Monday, January 16, 2006
An Alternative Solution on Iran
It's easy to follow the lunatic leaders of Iran's government and get concerned about the prospects for everything from war, to an oil embargo to a worldwide recession. I've been following this news over the past few weeks, and since we invaded Iraq I have been thinking about what we should do were Iran to begin to misbehave. While I'm no military or geopolitical strategist, and by no means an expert on the region, the only shocking thing about Iran's latest provocations has been that it took them so long to initiate a plan that has been obvious for years. While Iraq is by no means a done deal, we're certainly better positioned now to pay more attention to Iran than we were a year ago.
It is what it is I guess, and nobody should ever doubt an Islamic theocracy's ability to vastly over play it's hand which is exactly what Iran is in the process of doing. A weak government, with a limited one product economy should never back itself into a corner over a needless asset; in this case nuclear weapons, er "power". Having started the backing process, it is sheer lunacy to then threaten the world with an interruption in oil flow should things not go the way they want it. Unfortunately for Iran, this is exactly what it's leaders are doing.
So far the Bush administration has acted wisely, and let Europe's leaders experience the futility of dealing with the mullahs. Now with Iran's latest threats of some sort of oil embargo, Europe can be left to ponder the implication of an oil shock to their already weak economies. Nothing like a little crisis to focus the minds of the weak of heart.
It's been fashionable of late to over emphasize the futility of our position. We can't let Israel attack Iran, because this will inflame other Middle East countries. We can't attack Iran's nuke facilities because while crazy, the mullahs aren't stupid and have apparently buried and hardened their facilities. Finally, the favorite excuse of the left is that we can't invade Iran because, of course, we're "bogged down" in Iraq.
So panic and hand wringing are our only alternatives.
I'm not so sure we're in as impotent of a position here as our lefty betters would have us believe. Allow me to explain.
First we have to acknowledge that the world has indeed become smaller, and our economies more intricately linked than the last time we had a little Iranian problem. Because of this, we really haven't had any choice in recent years but to allow Iran an important place in our global economy. They've got the oil, and we need it.
That Iran hasn't modernized their economy or used this position of strength to help it's people is unfortunate, but a problem that we have chosen to ignore. We can argue about whether or not this was a wise course, but it was one that we willfully choose thinking that Iran's government was the problem of the Iranian people. This was probably the right move.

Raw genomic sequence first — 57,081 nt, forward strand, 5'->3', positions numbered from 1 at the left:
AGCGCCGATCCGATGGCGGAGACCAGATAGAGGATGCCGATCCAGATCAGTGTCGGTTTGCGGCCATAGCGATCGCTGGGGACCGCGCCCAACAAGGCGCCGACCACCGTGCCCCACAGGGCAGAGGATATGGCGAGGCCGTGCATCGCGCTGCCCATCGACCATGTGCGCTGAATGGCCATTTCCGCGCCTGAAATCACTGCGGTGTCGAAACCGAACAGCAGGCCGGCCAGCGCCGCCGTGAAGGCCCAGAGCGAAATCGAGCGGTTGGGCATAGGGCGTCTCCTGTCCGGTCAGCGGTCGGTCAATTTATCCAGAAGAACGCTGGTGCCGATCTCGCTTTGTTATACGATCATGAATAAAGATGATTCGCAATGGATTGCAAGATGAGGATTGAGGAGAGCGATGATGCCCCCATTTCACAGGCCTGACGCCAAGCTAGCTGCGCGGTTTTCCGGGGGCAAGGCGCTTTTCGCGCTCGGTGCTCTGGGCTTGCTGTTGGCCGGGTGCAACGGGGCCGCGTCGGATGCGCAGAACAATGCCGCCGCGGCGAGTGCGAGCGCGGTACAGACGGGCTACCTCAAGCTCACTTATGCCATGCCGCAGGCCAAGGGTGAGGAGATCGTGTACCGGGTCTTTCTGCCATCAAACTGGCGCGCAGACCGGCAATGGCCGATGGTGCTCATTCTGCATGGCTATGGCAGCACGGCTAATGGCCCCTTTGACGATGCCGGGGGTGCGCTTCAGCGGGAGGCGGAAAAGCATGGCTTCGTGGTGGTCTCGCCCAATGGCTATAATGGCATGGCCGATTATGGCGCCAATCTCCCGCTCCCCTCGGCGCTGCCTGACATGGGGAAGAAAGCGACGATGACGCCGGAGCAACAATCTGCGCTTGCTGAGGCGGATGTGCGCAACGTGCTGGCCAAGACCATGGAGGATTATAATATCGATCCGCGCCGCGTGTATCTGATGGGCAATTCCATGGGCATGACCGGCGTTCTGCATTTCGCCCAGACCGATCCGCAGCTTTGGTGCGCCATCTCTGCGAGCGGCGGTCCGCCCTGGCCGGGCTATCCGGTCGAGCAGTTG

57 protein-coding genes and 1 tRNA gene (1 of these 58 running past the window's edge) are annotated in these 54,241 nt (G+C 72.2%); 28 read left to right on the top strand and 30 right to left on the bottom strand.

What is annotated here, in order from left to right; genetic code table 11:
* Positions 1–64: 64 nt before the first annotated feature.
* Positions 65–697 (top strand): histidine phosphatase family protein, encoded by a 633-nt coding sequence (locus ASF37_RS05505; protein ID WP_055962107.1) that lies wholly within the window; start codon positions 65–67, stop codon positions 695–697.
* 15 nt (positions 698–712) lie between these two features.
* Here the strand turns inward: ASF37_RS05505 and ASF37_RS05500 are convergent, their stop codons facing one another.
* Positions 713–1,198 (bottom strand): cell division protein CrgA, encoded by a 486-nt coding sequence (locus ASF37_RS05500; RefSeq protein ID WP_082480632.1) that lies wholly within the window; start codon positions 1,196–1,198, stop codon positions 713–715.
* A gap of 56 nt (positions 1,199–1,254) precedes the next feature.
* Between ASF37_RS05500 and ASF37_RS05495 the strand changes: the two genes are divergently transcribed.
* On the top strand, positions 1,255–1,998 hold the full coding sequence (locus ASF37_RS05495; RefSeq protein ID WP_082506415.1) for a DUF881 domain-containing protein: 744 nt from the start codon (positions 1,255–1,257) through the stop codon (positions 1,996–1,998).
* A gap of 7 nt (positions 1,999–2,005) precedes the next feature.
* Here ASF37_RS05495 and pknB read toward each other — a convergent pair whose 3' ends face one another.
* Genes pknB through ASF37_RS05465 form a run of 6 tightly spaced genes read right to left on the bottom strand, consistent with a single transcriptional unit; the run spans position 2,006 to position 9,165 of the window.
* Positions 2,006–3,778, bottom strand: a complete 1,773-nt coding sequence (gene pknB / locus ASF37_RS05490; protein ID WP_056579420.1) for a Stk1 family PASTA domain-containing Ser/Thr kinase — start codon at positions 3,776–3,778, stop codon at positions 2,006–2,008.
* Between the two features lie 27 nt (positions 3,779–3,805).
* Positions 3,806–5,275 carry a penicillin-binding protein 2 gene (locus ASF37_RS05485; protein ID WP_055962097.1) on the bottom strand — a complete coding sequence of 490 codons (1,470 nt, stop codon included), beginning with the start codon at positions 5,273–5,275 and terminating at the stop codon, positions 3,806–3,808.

With the advent of Iran's nuclear ambitions, and it's threat to ruin the world economy as blackmail against the west, the mullahs are no longer the problem of just the Iranian people. Like it or not Iran is a partner in the west's economy, and with their provocations they have become a dangerous partner who must be brought back in line.
What can we do? The answer is really rather simple. The west and it's partners must capture and hold Iran's oil fields.
Crazy? I don't think so. Look at the map above. Iran's fields are not broadly dispersed around the country. Unfortunately for them, the fields are gathered in the western region of the country. Doubly unfortunate for them,is the fact that they are generally in a mountainous area. In other words, with the right force, the right equipment and a focused will the west can capture the fields and administer the production of Iranian oil for the benefit of the world, and ultimately the Iranian people.
This is why it is so important for Europe and Japan to become quite aware of the pain they are about to experience should Iran embargo the west. Any invasion, but in particular one that is specifically "war for oil", must be executed by a multi-national force. In this case I'd suggest NATO.
Hopefully we can negotiate this problem away, but I think the odds of such a result are virtually zero. All out war against Iran would be difficult, result in an oil disruption anyway, and unnecessarily punish a people who have no contol over their mad government. So capture of the fields is paramount to our success. Here is how I would do it.
Using a NATO force, I'd first knock out the Iranian air force before it had a chance to get off the ground. Air superiority will be critical to maintaining control of the fields once we capture them since Iranian ground units will not be able to effectively attack in the mountains. With air raids underway, I'd then drop our forces into the fields for quick commando raids to take control and then quickly follow up with reinforcements to solidify our position. Finally, I'd find a way of moving in armor and artillery east of the fields to set up a line of defense from any attempt by the mullahs to retake the fields using their remaining infantry.
Once established in this position, I'd have NATO administer the production of oil, with the proceeds held in account for the Iranian people. I'd also suggest to the Iranian military that a new, democratic government has the best chance of getting the fields back.
Obviously I'm spit balling here, but I'd bet something along these lines is the only solution to our Iranian problem. Global partners can't be expected to get along at all times, but dangerous threats and provocations simply cannot be ignored in this age.